To begin, a link. Hope it's permanent, because what I have to say afterward may be hard to understand without reference to Chicago Sun-Times reporter Kim Janssen's text. The subject is a judge's ruling requiring longtime Sun-Times rock critic Jim DeRogatis to testify in what Janssen calls "R. Kelly's child porn trial." Here's the link:
I don't fully understand the legalities involved, although it would seem to me that there would be dangers to source anonymity in any testimony regarding the circumstances of DeRogatis's receipt of the videotape purporting to show Kelly having sex with a 15-year-old--which means among other things urinating on her, or so it is reported and so it looked to me when I searched up the images online while researching this Voice piece in 2004. (A little surprised that the case only came to trial four years later? Then you've never given thought one, or anyway thought two, to this horrible saga.) But for my critical purposes, some of the language in this report struck me as even more troublesome.
For instance, I wish Janssen had made clear exactly what Kelly's attorney means by DeRogatis's "extreme prejudice"? Does that mean he'd said negative things about Kelly's art? Perhaps even the sexual content of Kelly's art, which definitely left itself open to moral dissent? The question being why DeRogatis's aesthetic judgment should come into play when he's trying to estimate the legal or moral culpability of Kelly's behavior. I'm not being disengenuous. Obviously we believe on the artistic evidence that the Marquis de Sade or even Mick Jagger is more likely to engage in certain kinds of lascivious behavior than, oh--hmm, it's kind of hard to think of a name. Nathaniel Hawthorne? Barry Manilow? I wouldn't put money on it. But you know what I mean. Nevertheless, you'd have to be a much bigger fool than DeRogatis (who's had his moments) to make the leap from art to behavior. And it's behavior that's at issue here.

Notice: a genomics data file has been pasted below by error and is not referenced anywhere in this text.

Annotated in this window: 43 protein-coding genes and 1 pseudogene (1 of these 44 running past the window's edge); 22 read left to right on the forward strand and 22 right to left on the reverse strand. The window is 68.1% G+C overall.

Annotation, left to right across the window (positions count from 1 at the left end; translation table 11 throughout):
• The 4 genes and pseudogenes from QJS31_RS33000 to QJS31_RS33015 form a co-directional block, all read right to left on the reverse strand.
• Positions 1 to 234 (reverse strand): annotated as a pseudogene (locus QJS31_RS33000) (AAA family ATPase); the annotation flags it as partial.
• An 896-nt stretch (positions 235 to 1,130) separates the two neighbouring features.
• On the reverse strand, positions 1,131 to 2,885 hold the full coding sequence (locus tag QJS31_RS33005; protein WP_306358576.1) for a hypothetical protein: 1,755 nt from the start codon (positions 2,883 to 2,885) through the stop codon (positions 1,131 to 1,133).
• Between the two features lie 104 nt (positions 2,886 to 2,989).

Clouding the issue further, however, is the quote from DeRogatis's attorney: "whether or not Mr. DeRogatis harbors bias against pedophiles is neither here nor there." What is that supposed to mean? That the DeRogatis judgments in question weren't musical? That his piece on the videotape expressed moral outrage at its content? Neither here nor there indeed. Is Kelly's attorney really suggesting that there's something inherently unfair-minded about harboring bias against pedophiles? I'd really like to know, and hope someone clears it up.
Admittedly, as anyone who's ever looked into fair use doctrine knows, the legal world frequently gets flummoxed when aesthetic distinctions are adduced. In the hip-hop world, meanwhile, the primary meaning of the word "critic" is "someone who doesn't like anything about me and says so." R&B star Kelly isn't a full-fledged hip-hopper, but I would bet he'd go along with that. To my knowledge, however, he's never taken the next step--which a few hip-hoppers have--of threatening bodily harm to his critics in song. And if he had, it wouldn't prove or even indicate that R. Kelly the individual meant it.
By Joe Levy on June 2, 2008 9:56 AM
I don't remember R. Kelly ever threatening harm to his critics in song, but I wonder if you saw this clip, which adds the detail that shortly after he broke the story of the videotape, someone put a bullet in DeRogatis' door?
Also see the following post: Critical Witness Update.